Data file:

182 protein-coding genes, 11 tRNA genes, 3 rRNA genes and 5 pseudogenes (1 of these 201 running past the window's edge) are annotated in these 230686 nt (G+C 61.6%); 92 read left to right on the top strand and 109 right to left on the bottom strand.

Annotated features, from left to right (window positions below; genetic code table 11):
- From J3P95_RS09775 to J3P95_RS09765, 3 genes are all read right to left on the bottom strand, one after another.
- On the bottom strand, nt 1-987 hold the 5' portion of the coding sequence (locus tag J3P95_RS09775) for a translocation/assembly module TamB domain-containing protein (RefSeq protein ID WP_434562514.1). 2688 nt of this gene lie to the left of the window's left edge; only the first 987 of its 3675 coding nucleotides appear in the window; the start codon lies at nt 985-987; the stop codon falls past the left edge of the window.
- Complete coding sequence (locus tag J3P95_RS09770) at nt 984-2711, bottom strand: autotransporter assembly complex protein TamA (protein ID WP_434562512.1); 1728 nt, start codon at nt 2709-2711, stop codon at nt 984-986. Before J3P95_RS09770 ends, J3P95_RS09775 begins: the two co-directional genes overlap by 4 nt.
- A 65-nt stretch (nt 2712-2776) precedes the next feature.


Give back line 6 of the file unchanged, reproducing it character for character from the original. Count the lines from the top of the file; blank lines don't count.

- A 65-nt stretch (nt 2712-2776) precedes the next feature.